Ward Division History

Lansing has a complicated ward division history. The city was originally divided into four wards. Sometime before 1900 that number became six, and in about 1917 the city was again divided, into eight wards. A charter revision commission was formed in the 1950s to look at updating the city’s charter. The proposal included a new division into four wards with the lines being St. Joseph Street (now essentially, I-496) and Washington Avenue, and it went into effect on January 1, 1956. That year, no municipal elections were held. The last of the major property annexations into the city happened in 1958, adding a great deal on the northwest and southwest sides of town.
For the purposes of understanding our current ward history, we’re going to assume the ward divisions have been about the same since the earliest days. The only exception is parts of the city that were annexed in mid-20th century, which would have been mainly rural undeveloped areas for Lansing’s first 100 years.

Compiled by Heidi Butler, Local History Specialist, Capital Area District Library Downtown Branch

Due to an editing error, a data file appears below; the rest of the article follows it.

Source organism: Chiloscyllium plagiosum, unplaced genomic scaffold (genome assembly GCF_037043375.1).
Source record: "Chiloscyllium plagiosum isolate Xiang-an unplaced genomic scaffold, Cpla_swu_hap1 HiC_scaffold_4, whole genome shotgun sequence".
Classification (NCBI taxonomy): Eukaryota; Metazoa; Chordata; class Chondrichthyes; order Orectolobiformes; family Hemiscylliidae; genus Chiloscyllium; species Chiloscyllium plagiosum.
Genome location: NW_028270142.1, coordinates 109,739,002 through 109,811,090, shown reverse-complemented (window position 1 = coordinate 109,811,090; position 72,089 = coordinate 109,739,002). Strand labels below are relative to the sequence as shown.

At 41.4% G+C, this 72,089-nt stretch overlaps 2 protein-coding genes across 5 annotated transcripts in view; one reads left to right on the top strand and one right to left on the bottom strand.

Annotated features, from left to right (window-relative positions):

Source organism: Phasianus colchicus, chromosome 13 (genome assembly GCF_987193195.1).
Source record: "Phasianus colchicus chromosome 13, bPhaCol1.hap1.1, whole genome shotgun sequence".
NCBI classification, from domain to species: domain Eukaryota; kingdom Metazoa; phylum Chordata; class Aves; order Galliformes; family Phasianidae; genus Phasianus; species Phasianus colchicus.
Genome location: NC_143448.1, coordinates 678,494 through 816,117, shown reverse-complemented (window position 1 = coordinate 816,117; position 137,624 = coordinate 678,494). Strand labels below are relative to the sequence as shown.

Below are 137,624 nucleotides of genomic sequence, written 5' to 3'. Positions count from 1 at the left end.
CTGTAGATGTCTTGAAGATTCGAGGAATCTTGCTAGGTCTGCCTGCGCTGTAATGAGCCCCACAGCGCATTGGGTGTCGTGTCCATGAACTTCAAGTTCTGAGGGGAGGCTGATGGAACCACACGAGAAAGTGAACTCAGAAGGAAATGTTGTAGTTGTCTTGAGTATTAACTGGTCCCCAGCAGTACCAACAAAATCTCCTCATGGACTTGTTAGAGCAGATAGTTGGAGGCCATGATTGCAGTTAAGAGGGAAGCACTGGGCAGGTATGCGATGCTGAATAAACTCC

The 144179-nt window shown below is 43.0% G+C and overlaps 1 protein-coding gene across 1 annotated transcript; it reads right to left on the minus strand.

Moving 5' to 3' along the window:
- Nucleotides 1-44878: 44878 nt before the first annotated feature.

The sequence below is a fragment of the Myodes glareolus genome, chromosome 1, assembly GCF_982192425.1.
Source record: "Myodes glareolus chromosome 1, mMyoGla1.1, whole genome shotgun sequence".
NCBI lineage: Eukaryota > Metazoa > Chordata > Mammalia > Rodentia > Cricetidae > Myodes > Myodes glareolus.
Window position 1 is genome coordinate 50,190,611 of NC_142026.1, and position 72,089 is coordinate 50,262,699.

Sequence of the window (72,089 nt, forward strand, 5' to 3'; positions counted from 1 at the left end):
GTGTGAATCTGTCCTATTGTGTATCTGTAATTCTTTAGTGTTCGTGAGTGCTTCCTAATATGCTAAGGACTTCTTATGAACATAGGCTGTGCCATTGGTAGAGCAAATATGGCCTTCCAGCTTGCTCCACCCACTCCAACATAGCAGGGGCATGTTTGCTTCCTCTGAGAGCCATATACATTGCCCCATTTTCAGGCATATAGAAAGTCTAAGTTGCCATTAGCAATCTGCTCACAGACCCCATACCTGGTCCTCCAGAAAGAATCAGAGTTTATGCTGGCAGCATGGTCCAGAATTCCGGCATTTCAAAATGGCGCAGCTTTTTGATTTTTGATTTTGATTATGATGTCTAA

Sources:

Bowman, Timothy. City Council Members Project. 2013. Research Collections, Forest Parke Library and Archives, Capital Area District Libraries.

Caterino, David. 6 Wards in Use, 1900-1916 [map]. N.D. Subject Files, Forest Parke Library and Archives, Capital Area District Libraries.

Caterino, David. “8 Wards in Use, 1917- [map].” N.D. N.D. Subject Files, Forest Parke Library and Archives, Capital Area District Libraries.

City Clerk’s Office. “Lansing Annexations to 1958 [map].” 1958. N.D. Subject Files, Forest Parke Library and Archives, Capital Area District Libraries.

City of Lansing. Proposed City Charter. 1955.

City of Lansing. “Ward, Precinct, and Poll Map.” 2015. PDF file. https://www.lansingmi.gov/DocumentCenter/View/187